The COVID-19 pandemic has forever changed the way people shop for pet supplies. Over the past three months, government-sanctioned quarantine orders saw millions of Americans sheltering in place, causing consumers to move through a threshold of behaviors that stretched from pet pantry-loading to adjusted shopping habits within restricted living conditions.
As we shift into a “new normal,” it’s important to take stock of what has happened to help inform a path forward as lockdown rules loosen.
So what’s happened so far?
RAPID FLUCTUATIONS AT PET RETAIL
The impact within the U.S. pet retail industry has been substantial, with sales numbers fluctuating at historic proportions. During the month of March, as shelter-in-place orders went into effect across the U.S., pet owners rushed to load-up their pantry with essential pet food and supplies. Sales numbers skyrocketed during the second and third week of March, netting 40% and 51% growth, respectively. Nielsen data shows that year-over-year, in-store retail sales were up 26% and e-commerce sales were up an impressive 77% in March. Pet food is a fixed-consumption category though, and pet parents buying more pet food doesn’t mean pets are eating more. It means supplies will last longer.
We saw the impact of the stock-up immediately, as sales plummeted in the weeks following the pantry-load. Dollar sales dropped 40% from the third week of March to the fourth week, settling about 15% below the previous year’s levels. Dollar sales have been slowly improving since then, but remained in the red into May.
Pet parents went big with their pantry loading, literally. For dog dry food, consumers within brick-and-mortar retail channels stocked up on the largest bag sizes of shelf stable dry food. For dog dry food bags larger than 28 lbs, Nielsen data shows that sales in the third week of March grew 74% over the previous year (compared with 47% for bags less than 7.5 lbs. Without question, dry food saw the most significant growth during the pantry stock-up period. During the third week of March alone, in-store retail sales of dry pet food were up 63%, sales of wet food increased 42% and treat sales were up 28%. We saw a similar trend online as well: dry pet food sales increased 84%, wet food sales grew 76% and treat sales were up 57%. While this initial wave of purchasing was impressive, it’s important to note that supplies of dry food appear to be lasting longer than both wet food and treats within brick-and-mortar. By the end of April, dry food sales remained down compared with previous years at about -15%, while wet food sales were mostly flat (-1.4%) and treats rebounded (+9%). What’s behind the rise in treats? Two thoughts to consider: It’s possible that snacking during quarantine may be on the rise for pets and new pet owners may be treating their new pets as they train at home. With the shift toward extended work-from-home programs, treat sales may stay elevated. Only time will tell.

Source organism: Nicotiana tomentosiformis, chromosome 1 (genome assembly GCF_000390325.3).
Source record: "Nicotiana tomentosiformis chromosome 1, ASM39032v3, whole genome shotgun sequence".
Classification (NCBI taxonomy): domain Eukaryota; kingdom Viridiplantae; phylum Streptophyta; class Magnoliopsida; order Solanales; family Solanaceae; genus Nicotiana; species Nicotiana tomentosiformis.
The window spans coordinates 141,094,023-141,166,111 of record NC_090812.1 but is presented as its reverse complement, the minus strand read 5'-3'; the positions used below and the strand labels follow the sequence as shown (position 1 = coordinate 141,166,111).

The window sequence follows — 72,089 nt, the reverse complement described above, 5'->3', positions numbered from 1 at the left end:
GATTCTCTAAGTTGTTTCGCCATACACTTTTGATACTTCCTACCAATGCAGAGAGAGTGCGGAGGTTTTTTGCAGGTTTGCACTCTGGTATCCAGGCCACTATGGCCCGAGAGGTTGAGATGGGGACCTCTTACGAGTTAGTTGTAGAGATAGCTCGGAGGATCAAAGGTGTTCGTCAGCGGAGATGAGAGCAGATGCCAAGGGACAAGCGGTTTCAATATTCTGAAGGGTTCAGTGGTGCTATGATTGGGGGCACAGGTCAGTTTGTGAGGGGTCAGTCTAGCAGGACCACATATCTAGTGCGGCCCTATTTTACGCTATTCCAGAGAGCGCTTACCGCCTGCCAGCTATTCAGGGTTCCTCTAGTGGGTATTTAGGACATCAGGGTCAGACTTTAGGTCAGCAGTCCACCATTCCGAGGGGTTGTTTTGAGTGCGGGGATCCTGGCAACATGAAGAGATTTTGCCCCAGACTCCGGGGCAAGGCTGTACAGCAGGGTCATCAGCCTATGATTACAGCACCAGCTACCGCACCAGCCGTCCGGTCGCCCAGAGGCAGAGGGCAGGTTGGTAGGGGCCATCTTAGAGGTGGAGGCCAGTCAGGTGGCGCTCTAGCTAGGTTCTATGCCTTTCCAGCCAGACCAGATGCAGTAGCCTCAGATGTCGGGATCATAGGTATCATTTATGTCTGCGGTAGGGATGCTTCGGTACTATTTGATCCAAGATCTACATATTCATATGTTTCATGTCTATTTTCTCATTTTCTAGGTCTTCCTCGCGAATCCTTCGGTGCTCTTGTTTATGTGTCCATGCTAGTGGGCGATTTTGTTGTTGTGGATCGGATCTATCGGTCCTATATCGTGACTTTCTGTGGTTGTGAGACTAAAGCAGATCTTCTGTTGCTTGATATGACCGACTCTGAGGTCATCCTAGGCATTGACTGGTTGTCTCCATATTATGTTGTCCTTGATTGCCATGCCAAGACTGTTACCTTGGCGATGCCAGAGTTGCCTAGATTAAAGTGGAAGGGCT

E-Commerce has Thrived
Overall, e-commerce has been a major benefactor this spring, both for single-purchases and subscription sales. Nielsen data shows that dollar sales for e-commerce subscription-based grew 28% from February to March. Non-subscription sales also grew significantly, jumping 72% in the same time period. While the spike in single purchases could have included first-time online buyers, either out of necessity (store closures) or fear (avoiding trips to retail), new subscription sales provide insight into longer-term e-commerce trends. As consumers commit to auto delivery, they’re committing to e-commerce, and this may have a significant impact on in-store traffic.
A BOOM IN NEW PET OWNERS
One unexpected result of COVID-19 has been the rise of new pet owners, as many Americans opted to either foster or adopt. There have been numerous stories of fostering facilities and shelters going empty, and Nielsen data shows a correlated uptick in retail sales. Sales of pet bedding and accessories spiked, but not during the pantry loading period in late March. Those sales increased in late April, indicating that new pet parents were buying essential hard goods. Pets finding their forever homes is the feel good story we need right now, as the increase in adoption and fostering is both good for the pets and the industry as a whole. A growing population of pet-owning households means a growing need for pet food and products in the U.S.
The world is fundamentally recalibrating right now. Consumer habits are changing at pace, and understanding those changes will be critical as businesses prioritize how they too recalibrate to meet the changed circumstances driven by COVID-19. Nielsen recently released a new framework that lays out three possible timelines and exit scenarios. The framework points to a series of behaviors and habits that will be accelerated in each of the scenarios. In some cases, changes that may have taken years to evolve could be in place in a matter of months.
This piece was originally published in Pet Business